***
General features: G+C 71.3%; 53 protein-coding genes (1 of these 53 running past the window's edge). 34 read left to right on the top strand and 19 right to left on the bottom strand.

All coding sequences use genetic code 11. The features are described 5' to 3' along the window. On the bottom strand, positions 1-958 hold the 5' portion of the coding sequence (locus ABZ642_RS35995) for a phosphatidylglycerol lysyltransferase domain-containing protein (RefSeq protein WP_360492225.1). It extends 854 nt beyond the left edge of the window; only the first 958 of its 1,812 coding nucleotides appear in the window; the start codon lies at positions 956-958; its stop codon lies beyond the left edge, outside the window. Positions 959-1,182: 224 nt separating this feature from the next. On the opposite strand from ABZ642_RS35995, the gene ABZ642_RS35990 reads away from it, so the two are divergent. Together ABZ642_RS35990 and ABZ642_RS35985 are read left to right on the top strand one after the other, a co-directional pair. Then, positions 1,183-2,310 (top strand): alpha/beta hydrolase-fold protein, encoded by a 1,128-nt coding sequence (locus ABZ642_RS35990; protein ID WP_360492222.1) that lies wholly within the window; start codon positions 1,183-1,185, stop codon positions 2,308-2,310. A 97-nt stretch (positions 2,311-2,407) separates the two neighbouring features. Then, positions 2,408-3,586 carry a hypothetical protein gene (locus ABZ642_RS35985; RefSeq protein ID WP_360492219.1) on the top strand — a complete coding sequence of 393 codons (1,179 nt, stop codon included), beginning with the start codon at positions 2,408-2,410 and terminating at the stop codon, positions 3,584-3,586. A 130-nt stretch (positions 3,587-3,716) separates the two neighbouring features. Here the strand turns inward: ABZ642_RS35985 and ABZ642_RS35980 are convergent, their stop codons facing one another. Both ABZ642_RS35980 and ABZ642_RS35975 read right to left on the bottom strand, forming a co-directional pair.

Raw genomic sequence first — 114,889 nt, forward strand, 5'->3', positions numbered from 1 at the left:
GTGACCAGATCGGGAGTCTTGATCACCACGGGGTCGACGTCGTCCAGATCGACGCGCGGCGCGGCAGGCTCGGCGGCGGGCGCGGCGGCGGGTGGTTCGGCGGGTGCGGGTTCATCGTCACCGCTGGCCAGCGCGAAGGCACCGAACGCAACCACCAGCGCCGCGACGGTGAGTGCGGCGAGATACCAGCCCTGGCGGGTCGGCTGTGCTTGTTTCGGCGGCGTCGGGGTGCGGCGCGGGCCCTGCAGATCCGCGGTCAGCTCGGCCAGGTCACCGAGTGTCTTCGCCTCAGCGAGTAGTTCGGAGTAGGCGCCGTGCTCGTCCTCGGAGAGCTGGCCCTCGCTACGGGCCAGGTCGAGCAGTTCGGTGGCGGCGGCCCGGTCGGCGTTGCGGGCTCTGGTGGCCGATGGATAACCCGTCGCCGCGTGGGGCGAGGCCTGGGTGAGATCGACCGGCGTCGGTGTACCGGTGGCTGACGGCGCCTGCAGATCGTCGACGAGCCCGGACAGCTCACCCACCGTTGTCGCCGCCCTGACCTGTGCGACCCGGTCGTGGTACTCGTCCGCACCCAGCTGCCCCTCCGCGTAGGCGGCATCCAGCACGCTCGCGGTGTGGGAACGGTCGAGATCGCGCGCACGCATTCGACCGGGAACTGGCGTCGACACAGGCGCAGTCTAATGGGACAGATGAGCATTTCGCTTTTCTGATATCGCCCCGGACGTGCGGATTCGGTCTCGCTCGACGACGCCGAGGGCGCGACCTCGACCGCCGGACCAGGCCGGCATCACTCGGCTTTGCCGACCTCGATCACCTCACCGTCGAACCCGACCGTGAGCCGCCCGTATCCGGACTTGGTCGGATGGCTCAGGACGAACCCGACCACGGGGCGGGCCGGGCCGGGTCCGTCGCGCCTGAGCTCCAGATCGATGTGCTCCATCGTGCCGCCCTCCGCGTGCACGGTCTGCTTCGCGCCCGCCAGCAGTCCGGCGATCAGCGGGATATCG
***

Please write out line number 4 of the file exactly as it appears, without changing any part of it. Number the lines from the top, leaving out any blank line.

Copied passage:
GTGACCAGATCGGGAGTCTTGATCACCACGGGGTCGACGTCGTCCAGATCGACGCGCGGCGCGGCAGGCTCGGCGGCGGGCGCGGCGGCGGGTGGTTCGGCGGGTGCGGGTTCATCGTCACCGCTGGCCAGCGCGAAGGCACCGAACGCAACCACCAGCGCCGCGACGGTGAGTGCGGCGAGATACCAGCCCTGGCGGGTCGGCTGTGCTTGTTTCGGCGGCGTCGGGGTGCGGCGCGGGCCCTGCAGATCCGCGGTCAGCTCGGCCAGGTCACCGAGTGTCTTCGCCTCAGCGAGTAGTTCGGAGTAGGCGCCGTGCTCGTCCTCGGAGAGCTGGCCCTCGCTACGGGCCAGGTCGAGCAGTTCGGTGGCGGCGGCCCGGTCGGCGTTGCGGGCTCTGGTGGCCGATGGATAACCCGTCGCCGCGTGGGGCGAGGCCTGGGTGAGATCGACCGGCGTCGGTGTACCGGTGGCTGACGGCGCCTGCAGATCGTCGACGAGCCCGGACAGCTCACCCACCGTTGTCGCCGCCCTGACCTGTGCGACCCGGTCGTGGTACTCGTCCGCACCCAGCTGCCCCTCCGCGTAGGCGGCATCCAGCACGCTCGCGGTGTGGGAACGGTCGAGATCGCGCGCACGCATTCGACCGGGAACTGGCGTCGACACAGGCGCAGTCTAATGGGACAGATGAGCATTTCGCTTTTCTGATATCGCCCCGGACGTGCGGATTCGGTCTCGCTCGACGACGCCGAGGGCGCGACCTCGACCGCCGGACCAGGCCGGCATCACTCGGCTTTGCCGACCTCGATCACCTCACCGTCGAACCCGACCGTGAGCCGCCCGTATCCGGACTTGGTCGGATGGCTCAGGACGAACCCGACCACGGGGCGGGCCGGGCCGGGTCCGTCGCGCCTGAGCTCCAGATCGATGTGCTCCATCGTGCCGCCCTCCGCGTGCACGGTCTGCTTCGCGCCCGCCAGCAGTCCGGCGATCAGCGGGATATCG